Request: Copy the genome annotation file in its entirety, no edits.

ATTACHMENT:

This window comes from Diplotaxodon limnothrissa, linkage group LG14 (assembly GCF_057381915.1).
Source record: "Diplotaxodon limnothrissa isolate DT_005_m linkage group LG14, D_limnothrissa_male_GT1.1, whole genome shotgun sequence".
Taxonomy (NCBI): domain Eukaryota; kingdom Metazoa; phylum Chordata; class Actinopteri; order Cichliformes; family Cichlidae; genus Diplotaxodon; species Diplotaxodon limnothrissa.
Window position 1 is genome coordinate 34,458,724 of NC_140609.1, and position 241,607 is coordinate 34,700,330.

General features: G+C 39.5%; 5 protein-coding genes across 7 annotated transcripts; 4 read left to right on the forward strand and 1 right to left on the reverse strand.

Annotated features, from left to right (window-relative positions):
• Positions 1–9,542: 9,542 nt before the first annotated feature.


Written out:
This window comes from Diplotaxodon limnothrissa, linkage group LG14 (assembly GCF_057381915.1).
Source record: "Diplotaxodon limnothrissa isolate DT_005_m linkage group LG14, D_limnothrissa_male_GT1.1, whole genome shotgun sequence".
Taxonomy (NCBI): domain Eukaryota; kingdom Metazoa; phylum Chordata; class Actinopteri; order Cichliformes; family Cichlidae; genus Diplotaxodon; species Diplotaxodon limnothrissa.
Window position 1 is genome coordinate 34,458,724 of NC_140609.1, and position 241,607 is coordinate 34,700,330.

General features: G+C 39.5%; 5 protein-coding genes across 7 annotated transcripts; 4 read left to right on the forward strand and 1 right to left on the reverse strand.

Annotated features, from left to right (window-relative positions):
• Positions 1–9,542: 9,542 nt before the first annotated feature.